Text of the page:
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AAAS underscores in a new statement the right of the world’s scientific community to freely pursue research and discovery in the interest of humanity, all the while recognizing the duty of each scientist to embrace and abide by high ethical standards. | AAAS
The freedom to pursue science, apply its findings and share its discoveries is linked to the obligation of the scientific community to conduct its work with integrity and keep the interest of humanity as a core tenet, according to a new statement adopted by the American Association for the Advancement of Science’s Board of Directors.
The AAAS Board of Directors adopted the “Statement on Scientific Freedom and Responsibility” on Oct. 12 to govern the organization, its members and guide scientists across the globe – the first known such position adopted by a scientific organization, according to members of the AAAS committee that developed the statement.
“Scientific freedom and scientific responsibility are essential to the advancement of human knowledge for the benefit of all. Scientific freedom is the freedom to engage in scientific inquiry, pursue and apply knowledge, and communicate openly,” the statement says. “This freedom is inextricably linked to and must be exercised in accordance with scientific responsibility. Scientific responsibility is the duty to conduct and apply science with integrity, in the interest of humanity, in a spirit of stewardship for the environment, and with respect for human rights.”
The four-line statement is meant to be a lasting and widely applicable affirmation, recognizing that freedom necessary to extend the global scientific enterprise requires the scientific community to adhere to and apply high ethical standards, interlocking two longstanding pillars of science.
“The conduct of science – with the multiple benefits it delivers – depends on the freedom to pursue science in the directions it leads, and the expectation that science will be conducted in a responsible manner,” said Barbara Schaal, chair of the AAAS Board of Directors and professor of biology and dean of the Faculty of Arts & Sciences at Washington University in St. Louis. “Such formal statements help underscore the need for freedom and responsibility in science and set a benchmark for other organizations to develop their own statements.”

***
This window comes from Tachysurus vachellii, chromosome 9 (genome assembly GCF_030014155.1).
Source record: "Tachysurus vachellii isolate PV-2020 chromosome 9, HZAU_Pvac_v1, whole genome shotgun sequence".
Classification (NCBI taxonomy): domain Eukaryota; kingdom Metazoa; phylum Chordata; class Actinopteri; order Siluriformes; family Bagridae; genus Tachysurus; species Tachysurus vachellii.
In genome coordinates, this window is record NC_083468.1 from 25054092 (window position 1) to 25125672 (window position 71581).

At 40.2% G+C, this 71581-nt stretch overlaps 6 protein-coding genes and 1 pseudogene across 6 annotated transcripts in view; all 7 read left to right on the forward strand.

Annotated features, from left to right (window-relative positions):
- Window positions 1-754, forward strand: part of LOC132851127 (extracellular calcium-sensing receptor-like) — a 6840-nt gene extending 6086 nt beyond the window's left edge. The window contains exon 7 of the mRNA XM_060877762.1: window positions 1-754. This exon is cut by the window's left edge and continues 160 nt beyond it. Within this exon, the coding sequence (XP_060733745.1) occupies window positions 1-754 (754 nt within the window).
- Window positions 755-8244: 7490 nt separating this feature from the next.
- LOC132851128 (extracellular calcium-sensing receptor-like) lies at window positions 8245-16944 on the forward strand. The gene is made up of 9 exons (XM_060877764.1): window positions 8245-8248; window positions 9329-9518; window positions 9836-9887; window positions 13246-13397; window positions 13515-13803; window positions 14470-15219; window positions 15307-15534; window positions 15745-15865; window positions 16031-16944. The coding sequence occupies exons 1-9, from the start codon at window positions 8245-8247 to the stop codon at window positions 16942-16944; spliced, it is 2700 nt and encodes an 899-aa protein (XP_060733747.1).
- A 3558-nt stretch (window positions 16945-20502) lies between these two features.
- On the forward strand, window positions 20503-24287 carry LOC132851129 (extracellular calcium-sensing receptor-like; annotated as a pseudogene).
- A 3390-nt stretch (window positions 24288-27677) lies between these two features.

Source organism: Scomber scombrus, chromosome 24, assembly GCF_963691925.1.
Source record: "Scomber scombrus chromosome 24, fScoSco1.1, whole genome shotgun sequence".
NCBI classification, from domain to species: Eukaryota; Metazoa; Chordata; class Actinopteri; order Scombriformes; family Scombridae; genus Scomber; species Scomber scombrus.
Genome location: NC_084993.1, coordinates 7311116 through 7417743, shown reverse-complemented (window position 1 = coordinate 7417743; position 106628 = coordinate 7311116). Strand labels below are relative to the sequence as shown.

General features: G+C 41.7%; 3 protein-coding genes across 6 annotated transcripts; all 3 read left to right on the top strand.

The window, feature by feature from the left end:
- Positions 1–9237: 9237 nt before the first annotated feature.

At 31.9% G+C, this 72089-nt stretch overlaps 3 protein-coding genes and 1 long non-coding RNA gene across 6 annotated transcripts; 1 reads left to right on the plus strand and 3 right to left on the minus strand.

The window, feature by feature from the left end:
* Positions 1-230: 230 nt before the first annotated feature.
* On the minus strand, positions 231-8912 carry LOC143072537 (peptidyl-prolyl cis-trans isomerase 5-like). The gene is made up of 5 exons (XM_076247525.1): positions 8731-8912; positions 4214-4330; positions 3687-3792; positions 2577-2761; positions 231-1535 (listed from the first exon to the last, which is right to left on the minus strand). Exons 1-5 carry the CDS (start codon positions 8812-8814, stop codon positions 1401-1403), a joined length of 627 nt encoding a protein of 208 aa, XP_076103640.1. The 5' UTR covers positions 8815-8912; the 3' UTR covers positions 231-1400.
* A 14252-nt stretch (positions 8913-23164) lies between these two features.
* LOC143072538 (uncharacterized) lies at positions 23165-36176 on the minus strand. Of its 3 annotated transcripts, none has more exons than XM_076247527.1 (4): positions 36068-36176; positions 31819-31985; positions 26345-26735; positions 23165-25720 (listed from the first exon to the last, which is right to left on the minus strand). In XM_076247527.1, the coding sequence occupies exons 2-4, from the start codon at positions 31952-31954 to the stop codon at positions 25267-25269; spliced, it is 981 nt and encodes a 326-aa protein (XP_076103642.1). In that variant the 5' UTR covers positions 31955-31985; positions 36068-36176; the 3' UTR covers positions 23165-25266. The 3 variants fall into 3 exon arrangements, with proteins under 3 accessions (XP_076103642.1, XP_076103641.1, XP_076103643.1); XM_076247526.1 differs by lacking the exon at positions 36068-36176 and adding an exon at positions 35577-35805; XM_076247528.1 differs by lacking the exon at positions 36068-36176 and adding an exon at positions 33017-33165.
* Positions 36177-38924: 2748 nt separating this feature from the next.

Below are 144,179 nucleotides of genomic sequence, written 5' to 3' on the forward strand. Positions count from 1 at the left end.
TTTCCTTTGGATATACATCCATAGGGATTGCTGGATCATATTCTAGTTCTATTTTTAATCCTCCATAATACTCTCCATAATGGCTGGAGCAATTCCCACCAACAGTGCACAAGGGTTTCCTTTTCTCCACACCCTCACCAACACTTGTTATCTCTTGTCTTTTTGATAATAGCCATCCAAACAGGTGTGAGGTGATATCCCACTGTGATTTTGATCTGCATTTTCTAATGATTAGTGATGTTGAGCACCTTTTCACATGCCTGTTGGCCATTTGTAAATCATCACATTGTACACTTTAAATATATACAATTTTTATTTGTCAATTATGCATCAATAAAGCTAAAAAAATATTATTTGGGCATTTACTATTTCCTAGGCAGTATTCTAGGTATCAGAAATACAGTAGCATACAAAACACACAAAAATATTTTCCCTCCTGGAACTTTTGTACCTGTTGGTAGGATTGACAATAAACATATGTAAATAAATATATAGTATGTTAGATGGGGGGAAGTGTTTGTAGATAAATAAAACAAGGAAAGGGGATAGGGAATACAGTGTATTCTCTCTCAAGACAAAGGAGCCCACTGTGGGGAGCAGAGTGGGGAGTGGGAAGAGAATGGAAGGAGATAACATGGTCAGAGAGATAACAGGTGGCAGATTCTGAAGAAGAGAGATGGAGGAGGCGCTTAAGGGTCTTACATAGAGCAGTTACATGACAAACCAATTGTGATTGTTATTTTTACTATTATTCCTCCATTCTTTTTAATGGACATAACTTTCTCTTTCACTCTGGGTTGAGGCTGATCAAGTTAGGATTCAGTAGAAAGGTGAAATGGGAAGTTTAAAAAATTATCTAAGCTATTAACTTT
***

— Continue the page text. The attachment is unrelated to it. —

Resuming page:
Coinciding with adoption of the statement, AAAS also unveiled on Oct. 18 a corresponding online resource portal where anyone interested can find topical information for seminars, group discussions or references for policymaking efforts. The site provides an extensive list of related websites and foundational articles that trace the origin and development of the statement.
Melissa Anderson, chair of the AAAS Committee on Scientific Freedom and Responsibility and professor of higher education at the University of Minnesota, said the two principles go hand in hand. “You don’t see one without the other,” Anderson said. “They both need to be present whenever you have scientists doing their work or scientists deliberating how work should be done. They are equally important and must be linked together.”
Jessica Wyndham, interim program director of AAAS’ Scientific Responsibility, Human Rights and Law Program, agreed. “For the scientific endeavor to flourish you cannot separate the freedom indispensable for scientific research, collaboration and communication from the responsibilities of scientists to conduct their work ethically, with integrity and for the benefit of humanity,” she said.
The statement is highlighted on the website, where it is available in eight languages. Accompanying the statement is an acknowledgment that AAAS understands the environment in which the statement is being released. It recognizes the daily competitive, political, economic and institutional pressures scientists and engineers confront, forces that it acknowledges are colored by the many cultures in which scientists and engineers work.
The introductory comments explain that the statement is intended “to promote discussion about scientific freedom and scientific responsibility in the context of everyday work.” To that end, the site provides a downloadable poster of the new statement to make it easy to display in laboratories and workplaces.